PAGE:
How Long Do You Pay Mortgage Insurance on an FHA Loan?

Getting a mortgage backed by the Federal Housing Administration can be a great deal. Down payments run as low as 3.5 percent, compared to 20 percent for a conventional loan. Rates are lower, too -- the bank knows the FHA will cover its losses if you default. You will, however, have to take out FHA mortgage insurance and keep paying it for a while.

Up Front

FHA mortgage insurance actually comes in two parts. The first piece is the up-front mortgage insurance premium, which equals 1.75 percent of the loan. If you buy a $250,000 house, for instance, that's a $4,375 premium. The FHA gets the money at closing, but you don't pay cash. Instead, the lender pays the FHA and adds the premium to the loan balance. You continue paying mortgage interest on the premium until you finally pay down the loan.

Annual Premiums

In addition to the up-front premium, you pay the FHA an annual mortgage insurance premium based on the length of the mortgage, the size of the mortgage and the size of your down payment. For example, if you take out a 30-year, $250,000 mortgage with a 3.5 percent down payment, it costs you a 1.25 percent premium every year, as of 2013. If the mortgage is above $625,500, the premium is 1.5 percent.

Cancellation

If you have a 15-year FHA loan, the FHA cancels your mortgage insurance as soon as you pay your debt down to 78 percent of the home's value. With a 30-year mortgage, it's tougher: You need to hit the 78 percent cutoff and also make at least five years of mortgage payments before cancellation. In many cases that won't be an issue. If you have, say, a 3.5 percent down payment, it'll take much longer than five years to pay the loan down to 78 percent.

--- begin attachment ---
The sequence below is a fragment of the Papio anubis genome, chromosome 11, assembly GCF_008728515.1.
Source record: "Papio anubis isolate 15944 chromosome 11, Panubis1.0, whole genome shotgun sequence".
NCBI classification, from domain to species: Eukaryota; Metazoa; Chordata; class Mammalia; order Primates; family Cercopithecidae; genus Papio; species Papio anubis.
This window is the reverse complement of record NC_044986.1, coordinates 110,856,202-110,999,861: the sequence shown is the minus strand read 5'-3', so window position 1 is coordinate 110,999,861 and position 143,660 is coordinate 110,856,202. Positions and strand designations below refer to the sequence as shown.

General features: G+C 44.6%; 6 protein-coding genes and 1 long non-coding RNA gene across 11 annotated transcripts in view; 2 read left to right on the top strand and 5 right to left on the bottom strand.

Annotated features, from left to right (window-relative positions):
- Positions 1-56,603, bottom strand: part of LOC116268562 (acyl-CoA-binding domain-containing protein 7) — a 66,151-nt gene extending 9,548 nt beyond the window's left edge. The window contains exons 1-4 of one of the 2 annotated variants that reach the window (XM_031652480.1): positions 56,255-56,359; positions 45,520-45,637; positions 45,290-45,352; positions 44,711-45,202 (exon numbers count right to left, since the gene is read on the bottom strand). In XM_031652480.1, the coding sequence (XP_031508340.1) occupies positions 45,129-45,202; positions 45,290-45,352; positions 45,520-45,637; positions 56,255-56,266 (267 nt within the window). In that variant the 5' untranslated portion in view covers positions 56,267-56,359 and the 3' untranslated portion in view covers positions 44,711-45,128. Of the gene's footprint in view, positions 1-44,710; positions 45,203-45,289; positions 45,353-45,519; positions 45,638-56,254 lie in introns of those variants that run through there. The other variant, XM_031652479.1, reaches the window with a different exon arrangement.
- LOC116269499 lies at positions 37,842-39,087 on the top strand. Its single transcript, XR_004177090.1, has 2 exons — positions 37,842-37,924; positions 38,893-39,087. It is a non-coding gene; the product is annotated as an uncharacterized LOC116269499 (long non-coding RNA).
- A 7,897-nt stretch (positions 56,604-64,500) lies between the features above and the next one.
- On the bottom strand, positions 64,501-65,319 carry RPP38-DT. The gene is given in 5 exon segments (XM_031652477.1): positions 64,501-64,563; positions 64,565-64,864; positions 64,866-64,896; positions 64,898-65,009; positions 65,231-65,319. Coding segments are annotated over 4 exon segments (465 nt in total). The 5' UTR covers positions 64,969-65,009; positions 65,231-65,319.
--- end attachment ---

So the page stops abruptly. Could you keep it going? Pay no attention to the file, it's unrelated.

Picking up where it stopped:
Considerations

With private mortgage insurance, lenders usually require an appraisal to prove your loan-to-value ratio is good enough to drop the insurance. That's bad news if your home's value has dropped. With FHA mortgage insurance there's no appraisal. The FHA uses your original purchase price or original appraised value, whichever is lower, as the basis for the cutoff point. On a $250,000 house, you could cancel your insurance when you'd paid the mortgage down to $195,000, even if your home's value declines in the meantime.

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About the Author

A graduate of Oberlin College, Fraser Sherman began writing in 1981. Since then he's researched and written newspaper and magazine stories on city government, court cases, business, real estate and finance, the uses of new technologies and film history. Sherman has worked for more than a decade as a newspaper reporter, and his magazine articles have been published in "Newsweek," "Air & Space," "Backpacker" and "Boys' Life." Sherman is also the author of three film reference books, with a fourth currently under way.

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